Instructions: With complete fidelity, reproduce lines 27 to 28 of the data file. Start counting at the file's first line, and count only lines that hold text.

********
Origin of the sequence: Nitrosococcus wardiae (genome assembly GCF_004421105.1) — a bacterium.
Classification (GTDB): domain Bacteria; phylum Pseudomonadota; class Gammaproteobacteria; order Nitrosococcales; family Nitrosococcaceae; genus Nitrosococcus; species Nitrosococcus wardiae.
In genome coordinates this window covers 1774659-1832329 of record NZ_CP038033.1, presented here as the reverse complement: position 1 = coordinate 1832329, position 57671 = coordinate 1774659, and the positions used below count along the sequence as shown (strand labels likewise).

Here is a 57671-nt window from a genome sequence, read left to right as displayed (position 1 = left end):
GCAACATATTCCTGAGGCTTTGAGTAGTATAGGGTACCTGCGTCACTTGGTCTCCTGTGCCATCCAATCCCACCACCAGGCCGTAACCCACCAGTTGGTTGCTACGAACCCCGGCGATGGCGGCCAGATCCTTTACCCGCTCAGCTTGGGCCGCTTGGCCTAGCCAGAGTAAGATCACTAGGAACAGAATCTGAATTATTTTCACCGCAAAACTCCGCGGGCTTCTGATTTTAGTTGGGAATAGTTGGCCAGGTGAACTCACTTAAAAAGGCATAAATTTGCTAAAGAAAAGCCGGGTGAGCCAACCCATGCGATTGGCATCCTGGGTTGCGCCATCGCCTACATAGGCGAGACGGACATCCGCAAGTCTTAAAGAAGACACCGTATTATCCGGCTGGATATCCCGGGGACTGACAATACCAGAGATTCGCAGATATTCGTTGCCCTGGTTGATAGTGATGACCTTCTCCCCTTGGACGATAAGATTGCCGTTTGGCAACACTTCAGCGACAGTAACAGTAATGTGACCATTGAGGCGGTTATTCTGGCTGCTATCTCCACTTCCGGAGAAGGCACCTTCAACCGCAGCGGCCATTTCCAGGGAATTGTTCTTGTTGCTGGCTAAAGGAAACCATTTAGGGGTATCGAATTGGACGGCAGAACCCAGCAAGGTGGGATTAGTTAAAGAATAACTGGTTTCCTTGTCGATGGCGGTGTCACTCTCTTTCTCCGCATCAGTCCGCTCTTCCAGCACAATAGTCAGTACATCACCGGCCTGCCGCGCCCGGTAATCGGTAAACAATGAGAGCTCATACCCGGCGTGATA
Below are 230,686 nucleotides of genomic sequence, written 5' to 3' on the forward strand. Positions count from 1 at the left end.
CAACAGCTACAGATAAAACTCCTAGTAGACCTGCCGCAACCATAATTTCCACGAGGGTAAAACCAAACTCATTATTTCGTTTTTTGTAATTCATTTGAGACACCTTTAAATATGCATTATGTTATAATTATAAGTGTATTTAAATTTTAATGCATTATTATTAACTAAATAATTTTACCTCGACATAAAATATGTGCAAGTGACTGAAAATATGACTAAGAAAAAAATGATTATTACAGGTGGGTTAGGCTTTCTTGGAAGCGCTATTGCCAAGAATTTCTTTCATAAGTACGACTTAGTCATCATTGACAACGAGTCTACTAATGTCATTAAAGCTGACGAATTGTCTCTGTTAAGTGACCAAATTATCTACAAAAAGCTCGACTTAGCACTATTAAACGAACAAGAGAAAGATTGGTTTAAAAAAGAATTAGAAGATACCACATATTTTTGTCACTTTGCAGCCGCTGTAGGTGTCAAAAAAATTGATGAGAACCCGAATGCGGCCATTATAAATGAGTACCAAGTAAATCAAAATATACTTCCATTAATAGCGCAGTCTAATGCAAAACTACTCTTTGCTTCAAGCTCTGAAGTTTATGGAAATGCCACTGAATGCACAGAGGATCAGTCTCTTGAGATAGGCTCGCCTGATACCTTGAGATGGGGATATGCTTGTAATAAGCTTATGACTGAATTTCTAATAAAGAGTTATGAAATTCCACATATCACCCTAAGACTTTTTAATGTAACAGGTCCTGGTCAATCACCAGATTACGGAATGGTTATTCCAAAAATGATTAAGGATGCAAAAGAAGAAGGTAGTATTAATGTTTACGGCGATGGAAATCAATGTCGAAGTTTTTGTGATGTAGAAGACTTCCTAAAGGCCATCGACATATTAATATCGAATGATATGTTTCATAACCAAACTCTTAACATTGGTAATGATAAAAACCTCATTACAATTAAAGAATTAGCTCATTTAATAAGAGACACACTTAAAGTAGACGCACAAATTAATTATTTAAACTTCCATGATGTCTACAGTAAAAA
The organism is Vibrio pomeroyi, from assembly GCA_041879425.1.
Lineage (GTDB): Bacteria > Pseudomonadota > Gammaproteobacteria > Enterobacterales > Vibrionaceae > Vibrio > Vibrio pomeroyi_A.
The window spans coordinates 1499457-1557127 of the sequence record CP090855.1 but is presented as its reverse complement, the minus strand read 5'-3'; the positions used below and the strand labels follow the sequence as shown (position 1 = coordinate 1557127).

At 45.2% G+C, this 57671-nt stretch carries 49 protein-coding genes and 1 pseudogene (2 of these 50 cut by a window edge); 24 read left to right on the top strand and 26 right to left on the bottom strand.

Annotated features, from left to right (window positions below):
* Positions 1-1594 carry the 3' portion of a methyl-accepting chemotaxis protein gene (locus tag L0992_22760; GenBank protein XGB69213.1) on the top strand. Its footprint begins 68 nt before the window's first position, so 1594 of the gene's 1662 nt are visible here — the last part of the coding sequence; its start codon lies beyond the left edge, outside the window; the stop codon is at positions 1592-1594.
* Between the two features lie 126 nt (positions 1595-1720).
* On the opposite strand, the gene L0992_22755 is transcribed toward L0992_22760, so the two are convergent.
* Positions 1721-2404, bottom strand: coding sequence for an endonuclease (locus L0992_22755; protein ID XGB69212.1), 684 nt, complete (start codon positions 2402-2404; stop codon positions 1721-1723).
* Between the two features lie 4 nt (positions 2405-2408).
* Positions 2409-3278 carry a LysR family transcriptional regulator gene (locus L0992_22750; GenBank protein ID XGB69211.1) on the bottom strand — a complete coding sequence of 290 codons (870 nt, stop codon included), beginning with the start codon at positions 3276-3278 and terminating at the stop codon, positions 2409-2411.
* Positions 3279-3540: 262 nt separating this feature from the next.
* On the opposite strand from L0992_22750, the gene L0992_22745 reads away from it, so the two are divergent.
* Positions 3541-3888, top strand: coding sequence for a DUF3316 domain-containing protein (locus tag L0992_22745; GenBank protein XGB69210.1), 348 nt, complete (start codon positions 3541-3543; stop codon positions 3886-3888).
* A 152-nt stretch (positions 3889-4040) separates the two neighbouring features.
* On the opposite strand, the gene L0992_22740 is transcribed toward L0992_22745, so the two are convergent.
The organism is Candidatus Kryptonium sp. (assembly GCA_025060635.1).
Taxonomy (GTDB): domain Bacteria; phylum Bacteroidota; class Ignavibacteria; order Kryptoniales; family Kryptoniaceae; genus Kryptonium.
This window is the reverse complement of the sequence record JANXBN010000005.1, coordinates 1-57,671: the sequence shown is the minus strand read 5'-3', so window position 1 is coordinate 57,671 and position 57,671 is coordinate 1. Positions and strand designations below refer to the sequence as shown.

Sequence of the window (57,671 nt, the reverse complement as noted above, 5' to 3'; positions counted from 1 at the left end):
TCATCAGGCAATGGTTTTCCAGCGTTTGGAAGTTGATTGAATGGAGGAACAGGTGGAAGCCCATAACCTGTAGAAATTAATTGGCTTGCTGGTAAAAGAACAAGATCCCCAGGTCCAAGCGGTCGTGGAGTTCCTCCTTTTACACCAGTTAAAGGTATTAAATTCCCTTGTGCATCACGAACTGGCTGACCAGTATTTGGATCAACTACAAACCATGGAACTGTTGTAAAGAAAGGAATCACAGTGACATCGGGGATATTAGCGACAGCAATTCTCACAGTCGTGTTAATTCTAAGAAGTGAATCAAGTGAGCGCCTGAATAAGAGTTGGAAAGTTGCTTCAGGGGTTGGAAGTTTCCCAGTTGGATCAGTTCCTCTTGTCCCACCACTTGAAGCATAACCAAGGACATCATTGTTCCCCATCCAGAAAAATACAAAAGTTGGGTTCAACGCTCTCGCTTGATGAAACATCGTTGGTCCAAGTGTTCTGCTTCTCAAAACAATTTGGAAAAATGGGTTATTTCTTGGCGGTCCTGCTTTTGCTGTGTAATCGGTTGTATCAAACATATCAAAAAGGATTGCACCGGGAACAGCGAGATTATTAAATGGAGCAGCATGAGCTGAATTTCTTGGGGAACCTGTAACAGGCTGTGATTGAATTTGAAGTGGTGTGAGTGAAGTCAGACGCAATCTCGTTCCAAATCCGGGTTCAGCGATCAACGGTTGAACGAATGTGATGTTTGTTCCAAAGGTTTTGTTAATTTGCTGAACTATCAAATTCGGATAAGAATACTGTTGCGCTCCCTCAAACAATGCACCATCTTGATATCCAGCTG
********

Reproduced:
Sequence of the window (57,671 nt, the reverse complement as noted above, 5' to 3'; positions counted from 1 at the left end):
TCATCAGGCAATGGTTTTCCAGCGTTTGGAAGTTGATTGAATGGAGGAACAGGTGGAAGCCCATAACCTGTAGAAATTAATTGGCTTGCTGGTAAAAGAACAAGATCCCCAGGTCCAAGCGGTCGTGGAGTTCCTCCTTTTACACCAGTTAAAGGTATTAAATTCCCTTGTGCATCACGAACTGGCTGACCAGTATTTGGATCAACTACAAACCATGGAACTGTTGTAAAGAAAGGAATCACAGTGACATCGGGGATATTAGCGACAGCAATTCTCACAGTCGTGTTAATTCTAAGAAGTGAATCAAGTGAGCGCCTGAATAAGAGTTGGAAAGTTGCTTCAGGGGTTGGAAGTTTCCCAGTTGGATCAGTTCCTCTTGTCCCACCACTTGAAGCATAACCAAGGACATCATTGTTCCCCATCCAGAAAAATACAAAAGTTGGGTTCAACGCTCTCGCTTGATGAAACATCGTTGGTCCAAGTGTTCTGCTTCTCAAAACAATTTGGAAAAATGGGTTATTTCTTGGCGGTCCTGCTTTTGCTGTGTAATCGGTTGTATCAAACATATCAAAAAGGATTGCACCGGGAACAGCGAGATTATTAAATGGAGCAGCATGAGCTGAATTTCTTGGGGAACCTGTAACAGGCTGTGATTGAATTTGAAGTGGTGTGAGTGAAGTCAGACGCAATCTCGTTCCAAATCCGGGTTCAGCGATCAACGGTTGAACGAATGTGATGTTTGTTCCAAAGGTTTTGTTAATTTGCTGAACTATCAAATTCGGATAAGAATACTGTTGCGCTCCCTCAAACAATGCACCATCTTGATATCCAGCTG